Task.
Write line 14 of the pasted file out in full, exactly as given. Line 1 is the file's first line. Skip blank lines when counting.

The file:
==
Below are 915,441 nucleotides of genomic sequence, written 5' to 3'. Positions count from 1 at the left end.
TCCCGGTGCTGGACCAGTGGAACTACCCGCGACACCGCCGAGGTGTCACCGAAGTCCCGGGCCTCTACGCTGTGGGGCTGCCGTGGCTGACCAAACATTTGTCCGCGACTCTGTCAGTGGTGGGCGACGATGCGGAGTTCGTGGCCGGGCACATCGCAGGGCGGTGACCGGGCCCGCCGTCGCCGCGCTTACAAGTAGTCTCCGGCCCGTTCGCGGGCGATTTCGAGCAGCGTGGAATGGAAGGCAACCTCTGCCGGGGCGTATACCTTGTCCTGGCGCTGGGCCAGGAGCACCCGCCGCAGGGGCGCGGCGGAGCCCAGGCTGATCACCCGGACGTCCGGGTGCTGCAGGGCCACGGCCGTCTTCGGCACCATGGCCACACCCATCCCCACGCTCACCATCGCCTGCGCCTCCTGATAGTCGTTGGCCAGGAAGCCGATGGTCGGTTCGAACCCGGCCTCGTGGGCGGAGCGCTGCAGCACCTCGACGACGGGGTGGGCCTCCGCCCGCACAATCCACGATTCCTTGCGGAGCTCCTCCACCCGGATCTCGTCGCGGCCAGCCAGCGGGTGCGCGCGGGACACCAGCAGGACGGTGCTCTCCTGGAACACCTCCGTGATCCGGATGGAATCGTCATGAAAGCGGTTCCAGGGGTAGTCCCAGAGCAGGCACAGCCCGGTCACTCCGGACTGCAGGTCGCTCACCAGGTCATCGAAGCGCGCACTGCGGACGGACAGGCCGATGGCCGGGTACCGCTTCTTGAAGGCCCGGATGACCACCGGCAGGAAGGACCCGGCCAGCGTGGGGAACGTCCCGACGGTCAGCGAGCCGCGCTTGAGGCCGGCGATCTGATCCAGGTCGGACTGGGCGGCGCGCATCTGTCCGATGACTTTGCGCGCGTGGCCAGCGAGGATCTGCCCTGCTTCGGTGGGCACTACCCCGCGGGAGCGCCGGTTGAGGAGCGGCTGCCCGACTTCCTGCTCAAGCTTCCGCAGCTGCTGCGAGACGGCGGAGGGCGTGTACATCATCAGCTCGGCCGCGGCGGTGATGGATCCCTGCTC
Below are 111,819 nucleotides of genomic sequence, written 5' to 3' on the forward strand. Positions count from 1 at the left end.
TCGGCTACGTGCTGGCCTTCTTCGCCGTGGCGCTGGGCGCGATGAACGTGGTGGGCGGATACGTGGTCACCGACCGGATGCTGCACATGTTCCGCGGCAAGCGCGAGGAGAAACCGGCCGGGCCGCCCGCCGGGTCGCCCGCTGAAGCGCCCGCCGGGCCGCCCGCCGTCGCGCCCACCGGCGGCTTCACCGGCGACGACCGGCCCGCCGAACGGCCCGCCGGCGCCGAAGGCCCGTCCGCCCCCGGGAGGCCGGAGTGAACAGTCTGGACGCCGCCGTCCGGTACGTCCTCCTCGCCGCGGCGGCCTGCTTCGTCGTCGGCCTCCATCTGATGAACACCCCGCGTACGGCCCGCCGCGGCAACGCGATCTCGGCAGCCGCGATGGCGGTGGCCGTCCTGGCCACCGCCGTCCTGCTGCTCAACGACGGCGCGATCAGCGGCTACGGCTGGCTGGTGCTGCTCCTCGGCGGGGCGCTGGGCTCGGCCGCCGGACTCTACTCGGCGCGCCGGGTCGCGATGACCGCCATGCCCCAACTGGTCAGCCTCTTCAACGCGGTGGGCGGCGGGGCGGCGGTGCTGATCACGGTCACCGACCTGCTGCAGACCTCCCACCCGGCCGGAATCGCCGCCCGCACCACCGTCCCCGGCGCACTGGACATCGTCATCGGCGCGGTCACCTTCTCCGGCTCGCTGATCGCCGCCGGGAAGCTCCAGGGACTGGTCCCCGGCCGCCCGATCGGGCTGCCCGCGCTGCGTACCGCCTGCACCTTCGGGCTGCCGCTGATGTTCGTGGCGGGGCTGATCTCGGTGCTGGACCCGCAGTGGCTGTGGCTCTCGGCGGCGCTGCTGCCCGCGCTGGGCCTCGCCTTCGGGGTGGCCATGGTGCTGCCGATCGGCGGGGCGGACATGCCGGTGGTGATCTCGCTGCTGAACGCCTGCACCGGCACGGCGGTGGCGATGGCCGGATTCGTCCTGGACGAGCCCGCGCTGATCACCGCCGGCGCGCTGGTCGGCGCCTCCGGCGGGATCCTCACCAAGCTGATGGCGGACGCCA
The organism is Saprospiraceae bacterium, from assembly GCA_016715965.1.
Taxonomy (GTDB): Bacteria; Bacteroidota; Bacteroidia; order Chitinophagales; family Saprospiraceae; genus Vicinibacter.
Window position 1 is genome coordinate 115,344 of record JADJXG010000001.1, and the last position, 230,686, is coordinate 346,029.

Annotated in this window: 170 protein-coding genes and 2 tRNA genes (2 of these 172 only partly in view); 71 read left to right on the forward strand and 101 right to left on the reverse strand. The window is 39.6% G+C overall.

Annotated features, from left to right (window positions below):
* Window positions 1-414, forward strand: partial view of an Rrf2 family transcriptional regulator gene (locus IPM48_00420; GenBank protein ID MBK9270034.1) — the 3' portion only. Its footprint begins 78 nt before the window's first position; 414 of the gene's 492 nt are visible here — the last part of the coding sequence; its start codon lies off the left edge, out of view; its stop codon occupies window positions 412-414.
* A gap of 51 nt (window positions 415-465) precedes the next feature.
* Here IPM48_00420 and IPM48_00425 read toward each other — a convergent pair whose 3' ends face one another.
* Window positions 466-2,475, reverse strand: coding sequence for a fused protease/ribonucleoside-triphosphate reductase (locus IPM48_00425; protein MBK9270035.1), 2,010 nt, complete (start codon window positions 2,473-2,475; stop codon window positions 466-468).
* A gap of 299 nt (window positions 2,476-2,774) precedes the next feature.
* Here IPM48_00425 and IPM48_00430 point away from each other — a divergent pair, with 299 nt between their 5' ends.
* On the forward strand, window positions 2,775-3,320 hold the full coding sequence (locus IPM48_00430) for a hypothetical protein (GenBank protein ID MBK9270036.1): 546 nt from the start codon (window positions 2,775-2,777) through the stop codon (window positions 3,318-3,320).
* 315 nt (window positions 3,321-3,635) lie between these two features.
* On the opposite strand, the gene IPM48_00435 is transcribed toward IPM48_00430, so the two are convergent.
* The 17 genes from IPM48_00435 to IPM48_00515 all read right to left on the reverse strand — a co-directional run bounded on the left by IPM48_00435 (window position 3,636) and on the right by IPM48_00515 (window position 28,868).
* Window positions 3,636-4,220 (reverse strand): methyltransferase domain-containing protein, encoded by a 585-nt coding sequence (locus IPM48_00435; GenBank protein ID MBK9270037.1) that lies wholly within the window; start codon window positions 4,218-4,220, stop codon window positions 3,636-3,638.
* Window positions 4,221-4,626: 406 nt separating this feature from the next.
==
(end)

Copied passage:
* A gap of 299 nt (window positions 2,476-2,774) precedes the next feature.